MORAGA, Calif. — They were disgusted and downright embarrassed.

Freshly ousted with a stunning early exit from the West Coast Conference tournament three seasons ago, Saint Mary's made the quiet flight home from Las Vegas and reached campus about 10 p.m. that night in March 2015 after a loss to Portland. Coach Randy Bennett sent home the seniors and called a team meeting for the underclassmen. He did the talking, for about an hour.

 
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The Gaels hadn't been close to good enough, or played to their potential. This would be a painful lesson — and also a meaningful learning moment.

"It made us realize it was unacceptable," center Jock Landale recalled. "It was tough to get a word in."

After that, Landale, Calvin Hermanson, Emmett Naar and some others left the locker room and went out to the court at tiny McKeon Pavilion for some intense 1-on-1. The games went on until midnight.

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They made a pact, telling each other: "Next year, that's not going to be us."

Bennett noticed an immediate shift after that. More focus, a togetherness and determination. It began in spring, carried through the summer, then into fall camp and the games. That season, Saint Mary's won 29 games and a WCC regular-season title before missing out on an NCAA berth. This past March, the Gaels lost in the second round of the NCAA Tournament to Arizona after another 29-win campaign. It began with a victory against Nevada that left Wolf Pack coach Eric Musselman questioning his decision to open against the Gaels in Moraga.

Now it's time for a last hurrah from Hermanson, Landale and Naar — all senior captains for 22nd-ranked Saint Mary's. And big things are expected of the high-flying Gaels, the most close-knit team 17th-year coach Bennett has ever had at the mid-major school in San Francisco's East Bay suburbs. Newcomer Cullen Neal is another senior, a transfer guard with previous stops at New Mexico and Mississippi.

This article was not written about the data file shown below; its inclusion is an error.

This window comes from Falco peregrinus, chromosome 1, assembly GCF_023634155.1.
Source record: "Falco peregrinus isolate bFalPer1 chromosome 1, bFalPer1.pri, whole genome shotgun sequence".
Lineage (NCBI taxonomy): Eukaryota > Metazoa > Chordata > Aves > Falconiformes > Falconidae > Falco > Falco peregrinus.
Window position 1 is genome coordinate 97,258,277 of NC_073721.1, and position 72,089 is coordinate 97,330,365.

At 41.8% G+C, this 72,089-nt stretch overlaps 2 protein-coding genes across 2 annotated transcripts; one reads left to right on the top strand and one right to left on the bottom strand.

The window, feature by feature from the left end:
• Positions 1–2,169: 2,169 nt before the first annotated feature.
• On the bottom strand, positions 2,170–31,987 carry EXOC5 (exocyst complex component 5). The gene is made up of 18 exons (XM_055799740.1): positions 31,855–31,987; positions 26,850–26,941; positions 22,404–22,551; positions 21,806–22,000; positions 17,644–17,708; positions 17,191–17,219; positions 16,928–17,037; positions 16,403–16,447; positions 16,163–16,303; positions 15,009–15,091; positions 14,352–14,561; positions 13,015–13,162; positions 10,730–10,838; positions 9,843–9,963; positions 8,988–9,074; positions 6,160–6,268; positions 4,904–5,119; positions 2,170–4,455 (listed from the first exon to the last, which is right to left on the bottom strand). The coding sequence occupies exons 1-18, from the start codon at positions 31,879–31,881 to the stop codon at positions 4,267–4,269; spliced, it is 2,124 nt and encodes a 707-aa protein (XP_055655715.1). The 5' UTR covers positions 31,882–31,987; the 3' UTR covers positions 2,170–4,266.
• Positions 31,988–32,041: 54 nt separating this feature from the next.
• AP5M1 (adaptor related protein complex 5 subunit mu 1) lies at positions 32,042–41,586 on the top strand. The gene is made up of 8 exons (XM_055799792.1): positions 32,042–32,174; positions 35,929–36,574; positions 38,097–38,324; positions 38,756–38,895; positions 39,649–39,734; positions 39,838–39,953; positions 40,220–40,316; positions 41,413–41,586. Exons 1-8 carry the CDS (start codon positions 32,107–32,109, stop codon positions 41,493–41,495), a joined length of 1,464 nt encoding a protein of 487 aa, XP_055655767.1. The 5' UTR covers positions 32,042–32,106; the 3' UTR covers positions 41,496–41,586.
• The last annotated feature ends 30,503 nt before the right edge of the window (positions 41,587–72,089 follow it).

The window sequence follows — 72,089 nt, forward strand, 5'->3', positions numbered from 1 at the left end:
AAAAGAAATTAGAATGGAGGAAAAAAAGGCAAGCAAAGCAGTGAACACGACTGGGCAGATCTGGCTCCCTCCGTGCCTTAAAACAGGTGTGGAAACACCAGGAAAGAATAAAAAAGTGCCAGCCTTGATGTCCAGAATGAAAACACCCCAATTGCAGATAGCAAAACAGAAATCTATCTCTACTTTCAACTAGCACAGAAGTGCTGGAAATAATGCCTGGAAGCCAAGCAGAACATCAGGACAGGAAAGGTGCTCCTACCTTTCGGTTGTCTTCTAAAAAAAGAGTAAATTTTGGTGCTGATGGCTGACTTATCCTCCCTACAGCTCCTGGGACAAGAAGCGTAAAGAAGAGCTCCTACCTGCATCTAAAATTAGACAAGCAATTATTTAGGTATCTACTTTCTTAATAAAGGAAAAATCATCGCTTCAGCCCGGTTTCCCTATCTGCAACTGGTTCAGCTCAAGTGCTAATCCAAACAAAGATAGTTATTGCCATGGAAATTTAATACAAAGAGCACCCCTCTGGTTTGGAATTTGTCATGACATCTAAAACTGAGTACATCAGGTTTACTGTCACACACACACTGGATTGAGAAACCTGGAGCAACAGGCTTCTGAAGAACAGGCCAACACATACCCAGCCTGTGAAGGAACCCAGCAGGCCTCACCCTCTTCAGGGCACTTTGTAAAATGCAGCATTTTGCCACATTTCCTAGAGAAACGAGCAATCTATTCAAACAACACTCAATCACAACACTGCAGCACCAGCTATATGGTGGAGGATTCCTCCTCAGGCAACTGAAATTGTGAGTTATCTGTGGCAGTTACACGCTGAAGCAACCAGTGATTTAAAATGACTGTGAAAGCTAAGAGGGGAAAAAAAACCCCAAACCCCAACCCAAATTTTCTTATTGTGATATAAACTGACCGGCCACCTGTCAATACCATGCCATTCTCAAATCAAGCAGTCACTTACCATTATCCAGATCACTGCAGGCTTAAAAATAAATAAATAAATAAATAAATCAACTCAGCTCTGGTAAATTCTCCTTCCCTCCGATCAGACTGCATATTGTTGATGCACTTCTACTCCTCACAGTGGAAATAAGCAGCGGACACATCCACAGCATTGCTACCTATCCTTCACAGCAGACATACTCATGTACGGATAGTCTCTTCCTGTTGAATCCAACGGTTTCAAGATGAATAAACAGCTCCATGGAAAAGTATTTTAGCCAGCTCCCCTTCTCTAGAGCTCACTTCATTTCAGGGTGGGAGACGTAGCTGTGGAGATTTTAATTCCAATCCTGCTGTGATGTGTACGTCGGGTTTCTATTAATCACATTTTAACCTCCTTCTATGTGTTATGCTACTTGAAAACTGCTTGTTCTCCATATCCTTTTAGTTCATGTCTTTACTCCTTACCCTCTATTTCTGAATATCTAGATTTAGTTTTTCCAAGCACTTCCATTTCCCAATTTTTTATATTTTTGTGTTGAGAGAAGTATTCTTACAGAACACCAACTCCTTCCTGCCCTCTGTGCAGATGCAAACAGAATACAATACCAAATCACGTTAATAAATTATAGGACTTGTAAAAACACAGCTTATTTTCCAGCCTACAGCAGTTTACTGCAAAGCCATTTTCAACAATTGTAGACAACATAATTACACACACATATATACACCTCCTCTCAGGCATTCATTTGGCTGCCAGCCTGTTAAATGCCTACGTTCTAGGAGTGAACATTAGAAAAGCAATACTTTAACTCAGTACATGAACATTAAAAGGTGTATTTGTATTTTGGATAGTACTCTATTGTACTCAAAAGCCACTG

"For a lot of these guys, this is the third or fourth year together and they've played in a lot of big games, played with a lot of pressure and a lot of expectations," Bennett said. "There's nothing better for dealing with that than experience, and we have that. I know there's expectations. People keep saying that. I'm like, 'What do you think we had last year?' This group has dealt with this for a while."

Sometimes, these guys even complete each other's sentences.

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"It's as tight a team as I've had," said Bennett, an occasional visitor at Golden State Warriors practices to observe and visit close friend and assistant Mike Brown.

During practice, the Gaels come together at midcourt for regular huddles and chants of "Team!" — following position work and again after pre-practice stretching. They cheer each other at every chance, slapping hands and patting rears. As they stretch on their backs along the baseline, Bennett walks by to give each player an emphatic handshake and wish him a great practice.

It's clear now how that loss to Portland more than 2 1/2 years ago has propelled the program. The Gaels are picked to win the WCC over NCAA Tournament runner-up and top rival Gonzaga.

"The feeling after that game, it just didn't feel right," Naar said. "I think we could all agree we didn't ever want to feel like that again, so that was sort of the fire that lit under us. It was pretty terrible."

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Landale took charge of his own game. The 6-foot-11, 255-pound big man changed his body and diet — giving up sugary treats like his favorite "lollies" from home in Australia and making other healthy choices — to become more athletic. He now defends better, handles on-ball screens and dominates on the offensive end with efficiency.

Naar, Landale's Australian countryman, supported him every step of the way when they were roommates. They still have that bond.

For this group, accountability is just part of the daily process, right along with an emphasis to celebrate one another's triumphs. On and off the floor, of course.

"We all kind of revel in each other's success," Landale said. "If you see one guy making a change and it's working for him, other guys start to make those changes if necessary or it helps them realize maybe if I do this thing I should have been doing for a while it will help me with my basketball. We feed off each a little bit in that sense, and I think that's just something from the fact we're so tight and we have the confidence in each other's friendships we can tell each other what we think should change or whether or not we think what someone's doing is right or wrong it's something that helps all of us, for sure."

Added Hermanson: "We all want the best for each other."

This article was written by Janie McCauley from The Associated Press and was legally licensed through the NewsCred publisher network. Please direct all licensing questions to legal@newscred.com.